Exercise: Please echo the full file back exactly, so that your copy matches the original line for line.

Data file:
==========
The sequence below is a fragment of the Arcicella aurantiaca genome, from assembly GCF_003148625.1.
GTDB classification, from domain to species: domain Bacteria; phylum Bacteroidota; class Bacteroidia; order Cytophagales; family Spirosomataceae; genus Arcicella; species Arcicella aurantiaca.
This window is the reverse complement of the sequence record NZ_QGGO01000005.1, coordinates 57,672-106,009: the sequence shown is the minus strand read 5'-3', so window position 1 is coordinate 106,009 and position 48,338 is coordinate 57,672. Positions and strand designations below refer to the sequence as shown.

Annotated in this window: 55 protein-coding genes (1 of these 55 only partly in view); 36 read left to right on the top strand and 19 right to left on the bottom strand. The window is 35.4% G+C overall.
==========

The sequence below is a fragment of the Arcicella aurantiaca genome, from assembly GCF_003148625.1.
GTDB classification, from domain to species: domain Bacteria; phylum Bacteroidota; class Bacteroidia; order Cytophagales; family Spirosomataceae; genus Arcicella; species Arcicella aurantiaca.
This window is the reverse complement of the sequence record NZ_QGGO01000005.1, coordinates 57,672-106,009: the sequence shown is the minus strand read 5'-3', so window position 1 is coordinate 106,009 and position 48,338 is coordinate 57,672. Positions and strand designations below refer to the sequence as shown.

Annotated in this window: 55 protein-coding genes (1 of these 55 only partly in view); 36 read left to right on the top strand and 19 right to left on the bottom strand. The window is 35.4% G+C overall.